A hexahedron (plural: hexahedra) is a polyhedron with six faces. A regular hexahedron, with all its faces square, is a cube.
There are many kinds of hexahedra, some topologically similar to the cube and some not. Three are briefly examined below:
Parallelogram faced:  

Parallelepiped (Three pairs of parallelograms) 
Rhombohedron (Three pairs of rhombi) 
Trigonal trapezohedron (congruent rhombi) 
Cuboid (Three pairs of rectangles) 
Cube (square) 
Others:  
Pentagonal pyramid (pentagon and triangles) 
Triangular dipyramid (triangles) 
Quadrilateral frustum (apextruncated square pyramid) 
Contents 
There are seven topologically distinct convex hexahedra,^{[1]} one of which exists in two mirror image forms. (Two polyhedra are "topologically distinct" if they have intrinsically different arrangements of faces and vertices, such that it is impossible to distort one into the other simply by changing the lengths of edges or the angles between edges or faces.)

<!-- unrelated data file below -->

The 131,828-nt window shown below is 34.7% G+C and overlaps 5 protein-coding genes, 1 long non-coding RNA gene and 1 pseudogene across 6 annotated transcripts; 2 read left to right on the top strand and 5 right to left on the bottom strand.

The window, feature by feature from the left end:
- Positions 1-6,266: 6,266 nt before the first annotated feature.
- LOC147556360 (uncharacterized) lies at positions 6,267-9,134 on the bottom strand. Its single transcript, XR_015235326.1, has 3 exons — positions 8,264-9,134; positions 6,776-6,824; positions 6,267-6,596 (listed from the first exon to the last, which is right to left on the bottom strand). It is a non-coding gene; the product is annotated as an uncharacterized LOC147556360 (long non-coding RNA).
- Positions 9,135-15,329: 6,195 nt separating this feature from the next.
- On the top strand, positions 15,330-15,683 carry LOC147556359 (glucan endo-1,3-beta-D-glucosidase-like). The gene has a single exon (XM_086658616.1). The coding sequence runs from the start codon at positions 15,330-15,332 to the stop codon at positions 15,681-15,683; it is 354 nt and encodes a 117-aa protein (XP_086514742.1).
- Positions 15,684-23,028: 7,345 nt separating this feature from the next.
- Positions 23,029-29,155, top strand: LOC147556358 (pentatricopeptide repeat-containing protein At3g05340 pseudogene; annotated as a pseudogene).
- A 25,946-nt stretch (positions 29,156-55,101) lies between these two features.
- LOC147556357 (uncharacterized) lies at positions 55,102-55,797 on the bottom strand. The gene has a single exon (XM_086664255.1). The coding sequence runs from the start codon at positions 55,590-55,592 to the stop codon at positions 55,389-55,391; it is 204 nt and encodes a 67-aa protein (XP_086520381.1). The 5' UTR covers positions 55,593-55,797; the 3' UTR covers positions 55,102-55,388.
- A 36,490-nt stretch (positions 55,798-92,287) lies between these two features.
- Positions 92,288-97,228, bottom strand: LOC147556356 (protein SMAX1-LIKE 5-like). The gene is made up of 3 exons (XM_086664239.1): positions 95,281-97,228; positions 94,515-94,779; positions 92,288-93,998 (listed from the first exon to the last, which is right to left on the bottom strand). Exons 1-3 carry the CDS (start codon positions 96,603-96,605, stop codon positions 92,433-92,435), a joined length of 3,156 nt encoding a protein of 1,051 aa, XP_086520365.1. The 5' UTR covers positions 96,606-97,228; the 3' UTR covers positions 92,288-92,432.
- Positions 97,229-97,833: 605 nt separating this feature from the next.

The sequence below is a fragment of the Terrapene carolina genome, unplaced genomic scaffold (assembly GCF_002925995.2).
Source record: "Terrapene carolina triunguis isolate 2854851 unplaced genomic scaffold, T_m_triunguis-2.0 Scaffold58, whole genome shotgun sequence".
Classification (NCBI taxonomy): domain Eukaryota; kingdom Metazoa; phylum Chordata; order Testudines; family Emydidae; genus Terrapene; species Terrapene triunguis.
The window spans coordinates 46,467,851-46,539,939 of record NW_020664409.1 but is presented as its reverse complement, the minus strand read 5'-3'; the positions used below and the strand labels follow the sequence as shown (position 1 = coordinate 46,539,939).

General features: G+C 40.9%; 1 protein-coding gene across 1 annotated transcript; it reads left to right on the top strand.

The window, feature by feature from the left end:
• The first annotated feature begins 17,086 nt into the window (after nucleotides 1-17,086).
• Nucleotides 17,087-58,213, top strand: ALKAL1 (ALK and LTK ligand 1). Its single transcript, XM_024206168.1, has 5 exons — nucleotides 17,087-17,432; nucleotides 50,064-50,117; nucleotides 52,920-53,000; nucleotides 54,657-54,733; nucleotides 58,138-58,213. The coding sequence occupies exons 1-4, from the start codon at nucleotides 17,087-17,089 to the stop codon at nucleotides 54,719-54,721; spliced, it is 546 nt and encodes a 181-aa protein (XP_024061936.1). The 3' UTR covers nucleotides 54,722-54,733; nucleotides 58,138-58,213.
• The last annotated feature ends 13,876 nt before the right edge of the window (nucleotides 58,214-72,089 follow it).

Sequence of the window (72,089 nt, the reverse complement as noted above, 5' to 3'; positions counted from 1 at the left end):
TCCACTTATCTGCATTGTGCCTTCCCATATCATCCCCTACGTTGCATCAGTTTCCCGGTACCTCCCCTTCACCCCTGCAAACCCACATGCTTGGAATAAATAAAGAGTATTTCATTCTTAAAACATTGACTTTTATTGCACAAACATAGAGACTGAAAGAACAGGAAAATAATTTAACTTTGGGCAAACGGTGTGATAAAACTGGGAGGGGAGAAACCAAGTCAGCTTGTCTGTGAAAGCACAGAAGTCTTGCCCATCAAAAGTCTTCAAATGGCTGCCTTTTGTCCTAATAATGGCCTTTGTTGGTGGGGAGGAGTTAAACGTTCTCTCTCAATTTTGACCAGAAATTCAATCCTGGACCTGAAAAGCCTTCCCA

An example of each type is depicted below, along with the number of sides on each of the faces and the numbers of vertices and edges.
Cube and topological equivalents.






Tetragonal antiwedge. Chiral – exists in "lefthanded" and "righthanded" mirror image forms.

There are three further topologically distinct hexahedra that can only be realised as concave figures: